Tuesday, June 19, 2012

More quick campaign hits

1.  Politico:  Gary Johnson at 7% in Colorado (before his visit to a marijuana dispensary and marching in the pride parade yesterday), 9% in Arizona, and 12% in New Mexico.  Romney crapping a brick.

2.  We must be making progress.  Now HuffPo is telling Libertarians that they can be influential in American elections only if they register as independents, swing back and forth between the anointed Dems and GOPers, and forsake the idea of building their own party.

3.  Ron Paul:  Mitt may have the nomination, but he does not have the "hearts and minds" of the GOP rank and file.  Rand to be spanked behind house later.

4.  Progressives and libertarians agree that excessive government regulation is causing the affordable housing crisis in America?  Be still my heart.

5 comments:

Will McVay said...

HuffPo's got it half right. The swinging back and forth to CHALLENGE the party's anointed has a lot of potential, I think, and in the process may serve to build a party.

anonone said...

Currently the U.S. has two major parties: a far-right conservative party and a conservative party. Libertarians only give the country another right-wing conservative party.

NCSDad said...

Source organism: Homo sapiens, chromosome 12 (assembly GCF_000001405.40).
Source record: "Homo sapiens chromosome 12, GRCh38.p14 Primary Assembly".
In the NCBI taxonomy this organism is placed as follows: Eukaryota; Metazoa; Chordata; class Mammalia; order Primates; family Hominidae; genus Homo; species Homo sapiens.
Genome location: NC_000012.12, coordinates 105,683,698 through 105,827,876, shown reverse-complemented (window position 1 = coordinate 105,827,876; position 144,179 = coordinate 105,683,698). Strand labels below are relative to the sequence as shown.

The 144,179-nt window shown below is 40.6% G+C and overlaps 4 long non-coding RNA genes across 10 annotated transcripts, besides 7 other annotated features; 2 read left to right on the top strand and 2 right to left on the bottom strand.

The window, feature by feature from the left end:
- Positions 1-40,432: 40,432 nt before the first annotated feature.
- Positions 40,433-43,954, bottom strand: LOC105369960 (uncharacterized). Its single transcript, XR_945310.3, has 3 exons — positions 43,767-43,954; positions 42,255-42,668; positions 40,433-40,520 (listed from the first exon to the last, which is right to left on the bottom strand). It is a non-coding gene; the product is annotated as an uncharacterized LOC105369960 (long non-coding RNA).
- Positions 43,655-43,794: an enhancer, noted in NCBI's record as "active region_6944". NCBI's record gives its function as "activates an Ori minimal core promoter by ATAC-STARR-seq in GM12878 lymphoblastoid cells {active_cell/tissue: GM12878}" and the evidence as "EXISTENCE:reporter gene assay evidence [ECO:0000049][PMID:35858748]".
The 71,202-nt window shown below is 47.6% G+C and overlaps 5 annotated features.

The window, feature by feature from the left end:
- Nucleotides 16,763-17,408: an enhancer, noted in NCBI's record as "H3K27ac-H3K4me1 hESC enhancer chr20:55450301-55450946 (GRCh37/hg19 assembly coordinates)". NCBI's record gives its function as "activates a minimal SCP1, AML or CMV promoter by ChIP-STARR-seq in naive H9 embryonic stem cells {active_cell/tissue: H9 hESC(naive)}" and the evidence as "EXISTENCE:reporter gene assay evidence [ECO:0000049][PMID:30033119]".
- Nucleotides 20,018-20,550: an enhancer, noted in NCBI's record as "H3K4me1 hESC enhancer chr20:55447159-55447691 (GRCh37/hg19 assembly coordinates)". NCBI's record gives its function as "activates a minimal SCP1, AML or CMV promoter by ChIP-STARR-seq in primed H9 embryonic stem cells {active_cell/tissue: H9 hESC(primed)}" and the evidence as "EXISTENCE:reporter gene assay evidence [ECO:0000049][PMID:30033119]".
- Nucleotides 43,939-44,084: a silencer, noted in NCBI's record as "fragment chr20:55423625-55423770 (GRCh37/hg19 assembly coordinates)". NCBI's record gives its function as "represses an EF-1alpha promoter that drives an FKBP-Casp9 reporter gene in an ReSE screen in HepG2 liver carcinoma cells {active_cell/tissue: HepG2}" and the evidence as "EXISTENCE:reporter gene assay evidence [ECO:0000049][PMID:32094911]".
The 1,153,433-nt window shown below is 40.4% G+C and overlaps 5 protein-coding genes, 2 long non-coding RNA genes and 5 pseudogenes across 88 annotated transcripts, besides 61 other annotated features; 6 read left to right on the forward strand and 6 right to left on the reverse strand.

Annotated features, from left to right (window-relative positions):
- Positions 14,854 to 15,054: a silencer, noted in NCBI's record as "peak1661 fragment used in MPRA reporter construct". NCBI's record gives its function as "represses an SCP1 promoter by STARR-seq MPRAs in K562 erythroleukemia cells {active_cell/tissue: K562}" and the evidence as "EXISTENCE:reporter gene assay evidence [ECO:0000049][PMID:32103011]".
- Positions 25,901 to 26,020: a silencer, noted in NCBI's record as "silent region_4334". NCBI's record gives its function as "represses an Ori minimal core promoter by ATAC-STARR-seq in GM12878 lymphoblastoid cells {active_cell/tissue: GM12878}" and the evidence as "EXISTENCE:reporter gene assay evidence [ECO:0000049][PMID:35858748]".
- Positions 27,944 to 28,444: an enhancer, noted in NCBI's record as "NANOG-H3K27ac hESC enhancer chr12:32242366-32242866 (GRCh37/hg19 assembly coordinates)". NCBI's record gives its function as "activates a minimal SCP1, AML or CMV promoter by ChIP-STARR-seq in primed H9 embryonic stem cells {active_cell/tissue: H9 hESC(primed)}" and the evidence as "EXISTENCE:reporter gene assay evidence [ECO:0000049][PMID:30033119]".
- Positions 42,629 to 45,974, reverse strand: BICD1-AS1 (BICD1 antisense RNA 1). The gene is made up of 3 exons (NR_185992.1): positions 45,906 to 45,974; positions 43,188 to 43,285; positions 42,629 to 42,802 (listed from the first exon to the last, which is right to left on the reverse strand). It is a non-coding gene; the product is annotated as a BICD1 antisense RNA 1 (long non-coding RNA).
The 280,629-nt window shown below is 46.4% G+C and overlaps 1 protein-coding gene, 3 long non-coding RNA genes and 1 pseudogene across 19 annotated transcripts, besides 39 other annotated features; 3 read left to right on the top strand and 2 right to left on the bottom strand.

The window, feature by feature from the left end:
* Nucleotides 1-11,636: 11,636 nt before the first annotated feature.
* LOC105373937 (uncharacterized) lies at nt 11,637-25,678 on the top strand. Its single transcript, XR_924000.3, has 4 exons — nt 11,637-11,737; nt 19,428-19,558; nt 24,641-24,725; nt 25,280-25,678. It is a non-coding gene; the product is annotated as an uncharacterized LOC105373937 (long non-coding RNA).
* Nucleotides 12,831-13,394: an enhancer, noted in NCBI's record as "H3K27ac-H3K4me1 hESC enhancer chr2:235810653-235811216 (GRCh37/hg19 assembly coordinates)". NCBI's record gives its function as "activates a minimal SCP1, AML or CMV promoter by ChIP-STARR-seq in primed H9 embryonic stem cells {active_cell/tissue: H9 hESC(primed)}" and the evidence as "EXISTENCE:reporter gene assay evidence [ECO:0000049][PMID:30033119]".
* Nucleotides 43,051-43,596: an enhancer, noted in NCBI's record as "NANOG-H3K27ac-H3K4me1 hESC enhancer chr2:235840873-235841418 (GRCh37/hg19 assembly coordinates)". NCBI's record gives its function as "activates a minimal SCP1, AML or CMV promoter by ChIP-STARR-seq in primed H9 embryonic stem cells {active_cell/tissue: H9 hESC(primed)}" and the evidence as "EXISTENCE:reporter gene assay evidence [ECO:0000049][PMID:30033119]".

Libertarians = right wing conservative? I'd laugh if that were not so sad. Have you not been reading Steve's posts before you comment?

anonone said...

@NCSDad - Have you read the Libertarian platform before you comment?

It is a virtual litany of conservative dreams.

Surprise yourself, and read it sometime.

Andrew R Groff said...

I find plenty of common ground with Libertarians and Progressives. Although I dislike dealing in dichotomies, I believe we have come to the point where our problems are so thoroughly transparent and the way forward abundantly clear that I expect many active voters can agree that the very foundation of our democracy is at risk. A simple review of the implications of the NDAA, Patriot Act, CISPA, et al can convince even the novice that something is rotten in the non-state of DC. We need completely new representation. And, please, less lawyers, as many believe the answer to problems lies in more law making.